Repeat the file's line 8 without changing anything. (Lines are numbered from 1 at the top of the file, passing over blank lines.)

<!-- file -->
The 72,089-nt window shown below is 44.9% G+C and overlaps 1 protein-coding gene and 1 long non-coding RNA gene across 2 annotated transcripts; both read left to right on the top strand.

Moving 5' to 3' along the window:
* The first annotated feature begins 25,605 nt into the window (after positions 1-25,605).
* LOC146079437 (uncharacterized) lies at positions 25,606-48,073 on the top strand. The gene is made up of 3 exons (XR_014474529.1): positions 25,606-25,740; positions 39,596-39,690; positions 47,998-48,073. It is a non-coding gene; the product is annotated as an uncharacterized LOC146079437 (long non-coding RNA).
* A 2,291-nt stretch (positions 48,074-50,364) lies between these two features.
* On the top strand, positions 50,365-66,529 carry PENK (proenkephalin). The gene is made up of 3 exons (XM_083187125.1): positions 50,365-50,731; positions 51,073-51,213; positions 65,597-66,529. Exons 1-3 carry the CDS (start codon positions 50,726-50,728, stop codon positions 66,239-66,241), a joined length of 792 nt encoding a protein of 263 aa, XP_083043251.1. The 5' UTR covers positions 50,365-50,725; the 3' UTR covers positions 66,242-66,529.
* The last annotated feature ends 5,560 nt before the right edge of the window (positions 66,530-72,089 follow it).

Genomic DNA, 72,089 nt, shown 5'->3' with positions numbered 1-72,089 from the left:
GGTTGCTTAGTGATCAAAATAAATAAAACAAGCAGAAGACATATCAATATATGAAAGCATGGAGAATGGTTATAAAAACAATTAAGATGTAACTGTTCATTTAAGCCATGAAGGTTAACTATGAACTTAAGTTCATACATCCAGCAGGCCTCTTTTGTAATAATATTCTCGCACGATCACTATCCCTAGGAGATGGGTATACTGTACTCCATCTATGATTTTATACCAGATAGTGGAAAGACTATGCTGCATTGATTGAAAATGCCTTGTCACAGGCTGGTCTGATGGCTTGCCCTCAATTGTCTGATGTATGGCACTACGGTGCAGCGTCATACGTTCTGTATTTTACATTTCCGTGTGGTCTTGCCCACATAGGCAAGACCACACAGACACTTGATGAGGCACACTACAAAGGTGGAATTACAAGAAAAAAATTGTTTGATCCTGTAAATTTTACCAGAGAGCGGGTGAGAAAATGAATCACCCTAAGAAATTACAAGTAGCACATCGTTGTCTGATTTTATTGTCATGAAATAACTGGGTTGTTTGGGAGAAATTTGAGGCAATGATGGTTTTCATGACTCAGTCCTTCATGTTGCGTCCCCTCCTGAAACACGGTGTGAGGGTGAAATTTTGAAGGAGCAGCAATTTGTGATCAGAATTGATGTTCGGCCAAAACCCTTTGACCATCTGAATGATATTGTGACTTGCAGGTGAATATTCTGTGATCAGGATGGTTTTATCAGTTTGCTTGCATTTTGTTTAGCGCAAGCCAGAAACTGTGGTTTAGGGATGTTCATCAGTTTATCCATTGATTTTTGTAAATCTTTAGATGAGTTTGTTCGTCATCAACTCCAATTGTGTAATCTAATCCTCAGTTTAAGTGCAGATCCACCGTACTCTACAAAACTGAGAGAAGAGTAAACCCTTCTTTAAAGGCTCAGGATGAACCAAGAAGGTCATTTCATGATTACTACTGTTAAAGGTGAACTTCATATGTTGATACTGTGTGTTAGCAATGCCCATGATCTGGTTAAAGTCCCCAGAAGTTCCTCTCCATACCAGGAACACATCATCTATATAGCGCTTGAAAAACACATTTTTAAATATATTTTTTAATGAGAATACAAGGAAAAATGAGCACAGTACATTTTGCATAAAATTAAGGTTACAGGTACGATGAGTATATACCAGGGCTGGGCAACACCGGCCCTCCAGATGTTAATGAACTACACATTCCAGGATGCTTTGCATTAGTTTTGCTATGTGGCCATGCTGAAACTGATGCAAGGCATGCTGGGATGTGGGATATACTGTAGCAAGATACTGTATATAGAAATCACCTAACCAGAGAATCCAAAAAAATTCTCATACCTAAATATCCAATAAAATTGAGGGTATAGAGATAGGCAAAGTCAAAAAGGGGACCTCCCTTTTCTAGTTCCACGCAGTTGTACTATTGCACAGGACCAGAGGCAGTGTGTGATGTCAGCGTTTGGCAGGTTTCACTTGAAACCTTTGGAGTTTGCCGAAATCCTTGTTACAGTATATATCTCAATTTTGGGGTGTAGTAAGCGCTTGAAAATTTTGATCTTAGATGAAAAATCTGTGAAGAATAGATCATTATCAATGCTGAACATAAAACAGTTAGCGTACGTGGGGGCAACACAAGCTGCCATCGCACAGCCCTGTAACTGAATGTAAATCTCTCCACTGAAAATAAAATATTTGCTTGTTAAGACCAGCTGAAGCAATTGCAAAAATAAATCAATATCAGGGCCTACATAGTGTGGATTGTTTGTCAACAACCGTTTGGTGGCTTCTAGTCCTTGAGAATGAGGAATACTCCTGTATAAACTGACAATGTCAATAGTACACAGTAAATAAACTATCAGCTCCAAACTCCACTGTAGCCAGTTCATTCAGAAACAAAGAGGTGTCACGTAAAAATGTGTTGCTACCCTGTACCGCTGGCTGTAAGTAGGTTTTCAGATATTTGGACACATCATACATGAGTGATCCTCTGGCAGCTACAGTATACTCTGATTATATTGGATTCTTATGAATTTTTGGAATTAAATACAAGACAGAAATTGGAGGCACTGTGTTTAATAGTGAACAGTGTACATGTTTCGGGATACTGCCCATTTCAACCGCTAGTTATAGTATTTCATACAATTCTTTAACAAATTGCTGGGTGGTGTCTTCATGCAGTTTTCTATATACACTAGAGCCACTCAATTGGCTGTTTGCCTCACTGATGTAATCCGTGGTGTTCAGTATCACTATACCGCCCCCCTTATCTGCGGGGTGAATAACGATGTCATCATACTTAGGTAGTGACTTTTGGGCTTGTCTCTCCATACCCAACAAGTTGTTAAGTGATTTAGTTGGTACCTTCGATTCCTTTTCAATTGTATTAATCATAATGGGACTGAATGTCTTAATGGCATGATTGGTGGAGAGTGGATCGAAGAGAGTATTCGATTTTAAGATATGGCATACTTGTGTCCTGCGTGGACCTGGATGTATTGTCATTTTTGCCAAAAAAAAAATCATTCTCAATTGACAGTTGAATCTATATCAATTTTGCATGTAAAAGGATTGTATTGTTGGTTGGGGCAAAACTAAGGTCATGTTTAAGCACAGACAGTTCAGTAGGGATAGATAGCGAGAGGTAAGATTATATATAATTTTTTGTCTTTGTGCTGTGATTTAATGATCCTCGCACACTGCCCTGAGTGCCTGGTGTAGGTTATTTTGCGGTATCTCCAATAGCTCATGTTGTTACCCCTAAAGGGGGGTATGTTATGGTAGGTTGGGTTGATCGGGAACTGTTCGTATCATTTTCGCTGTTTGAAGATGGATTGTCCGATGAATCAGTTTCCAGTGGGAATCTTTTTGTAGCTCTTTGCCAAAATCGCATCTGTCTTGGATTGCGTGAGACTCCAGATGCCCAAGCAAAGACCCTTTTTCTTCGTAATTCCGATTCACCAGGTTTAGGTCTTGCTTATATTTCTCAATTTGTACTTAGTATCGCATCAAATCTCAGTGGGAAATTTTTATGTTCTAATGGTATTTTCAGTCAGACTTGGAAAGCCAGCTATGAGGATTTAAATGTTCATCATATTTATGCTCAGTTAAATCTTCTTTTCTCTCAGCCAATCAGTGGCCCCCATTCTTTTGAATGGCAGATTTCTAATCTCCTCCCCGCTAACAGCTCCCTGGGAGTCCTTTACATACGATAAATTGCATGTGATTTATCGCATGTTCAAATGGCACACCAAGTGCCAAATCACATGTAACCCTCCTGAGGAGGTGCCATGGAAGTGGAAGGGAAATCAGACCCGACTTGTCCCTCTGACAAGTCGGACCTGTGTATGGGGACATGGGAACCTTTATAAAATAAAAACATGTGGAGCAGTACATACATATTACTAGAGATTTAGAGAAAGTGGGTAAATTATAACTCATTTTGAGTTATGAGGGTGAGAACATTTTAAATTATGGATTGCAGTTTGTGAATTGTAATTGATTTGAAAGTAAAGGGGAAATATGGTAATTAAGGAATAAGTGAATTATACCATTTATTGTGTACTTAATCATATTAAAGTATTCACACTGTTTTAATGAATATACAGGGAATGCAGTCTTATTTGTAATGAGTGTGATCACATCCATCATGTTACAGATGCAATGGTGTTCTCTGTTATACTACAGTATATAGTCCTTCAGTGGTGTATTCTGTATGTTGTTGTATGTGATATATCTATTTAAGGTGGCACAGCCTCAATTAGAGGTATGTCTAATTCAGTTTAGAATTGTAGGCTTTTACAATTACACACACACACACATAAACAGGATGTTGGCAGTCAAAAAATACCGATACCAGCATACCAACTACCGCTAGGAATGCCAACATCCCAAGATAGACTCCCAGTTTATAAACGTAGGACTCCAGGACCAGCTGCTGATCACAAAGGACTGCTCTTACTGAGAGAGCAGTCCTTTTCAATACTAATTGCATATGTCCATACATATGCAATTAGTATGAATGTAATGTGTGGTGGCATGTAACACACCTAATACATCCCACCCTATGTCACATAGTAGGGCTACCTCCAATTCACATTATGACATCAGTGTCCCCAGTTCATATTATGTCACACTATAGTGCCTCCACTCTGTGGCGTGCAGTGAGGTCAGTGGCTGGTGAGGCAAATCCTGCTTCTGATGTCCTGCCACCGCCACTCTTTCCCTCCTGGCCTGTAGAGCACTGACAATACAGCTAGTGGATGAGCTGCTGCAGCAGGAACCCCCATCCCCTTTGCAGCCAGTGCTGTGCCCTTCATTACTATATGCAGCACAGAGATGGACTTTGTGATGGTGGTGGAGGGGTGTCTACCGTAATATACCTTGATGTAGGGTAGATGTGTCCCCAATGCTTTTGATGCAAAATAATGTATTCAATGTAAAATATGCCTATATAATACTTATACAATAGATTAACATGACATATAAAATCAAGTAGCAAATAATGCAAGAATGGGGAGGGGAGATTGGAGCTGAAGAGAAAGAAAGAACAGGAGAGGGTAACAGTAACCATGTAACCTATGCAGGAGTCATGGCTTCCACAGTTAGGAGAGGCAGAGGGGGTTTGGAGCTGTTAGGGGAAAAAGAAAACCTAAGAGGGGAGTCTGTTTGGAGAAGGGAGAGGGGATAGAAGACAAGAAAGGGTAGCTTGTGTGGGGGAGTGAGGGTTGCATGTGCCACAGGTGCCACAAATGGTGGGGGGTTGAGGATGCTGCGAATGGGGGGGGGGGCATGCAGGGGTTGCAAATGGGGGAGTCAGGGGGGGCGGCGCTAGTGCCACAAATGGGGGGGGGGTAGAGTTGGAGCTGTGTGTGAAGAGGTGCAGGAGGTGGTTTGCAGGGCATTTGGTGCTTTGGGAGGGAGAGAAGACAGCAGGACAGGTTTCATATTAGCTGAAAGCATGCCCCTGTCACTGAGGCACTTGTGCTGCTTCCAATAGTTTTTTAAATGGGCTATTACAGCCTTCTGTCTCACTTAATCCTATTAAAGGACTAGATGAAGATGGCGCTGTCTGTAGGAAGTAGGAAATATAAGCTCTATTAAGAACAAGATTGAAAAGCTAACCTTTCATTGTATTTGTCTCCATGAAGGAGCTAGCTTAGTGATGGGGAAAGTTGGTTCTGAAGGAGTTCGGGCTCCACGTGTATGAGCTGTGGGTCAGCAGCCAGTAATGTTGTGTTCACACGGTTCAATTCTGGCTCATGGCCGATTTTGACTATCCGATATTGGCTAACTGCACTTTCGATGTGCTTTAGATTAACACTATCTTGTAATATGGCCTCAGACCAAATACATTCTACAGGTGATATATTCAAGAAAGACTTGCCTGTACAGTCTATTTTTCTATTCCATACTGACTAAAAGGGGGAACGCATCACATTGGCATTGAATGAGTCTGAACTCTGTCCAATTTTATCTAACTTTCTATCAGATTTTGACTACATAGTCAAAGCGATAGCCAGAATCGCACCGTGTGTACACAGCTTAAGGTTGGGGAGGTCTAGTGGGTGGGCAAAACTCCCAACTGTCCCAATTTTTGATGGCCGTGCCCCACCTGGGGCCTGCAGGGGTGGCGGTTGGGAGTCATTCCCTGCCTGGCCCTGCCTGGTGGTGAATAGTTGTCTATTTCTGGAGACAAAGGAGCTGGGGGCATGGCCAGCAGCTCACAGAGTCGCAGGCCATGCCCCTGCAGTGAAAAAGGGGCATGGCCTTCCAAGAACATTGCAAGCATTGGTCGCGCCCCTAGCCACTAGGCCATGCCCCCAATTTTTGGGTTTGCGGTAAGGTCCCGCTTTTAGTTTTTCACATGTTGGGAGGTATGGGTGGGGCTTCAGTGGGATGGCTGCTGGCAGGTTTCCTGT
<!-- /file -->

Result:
Genomic DNA, 72,089 nt, shown 5'->3' with positions numbered 1-72,089 from the left: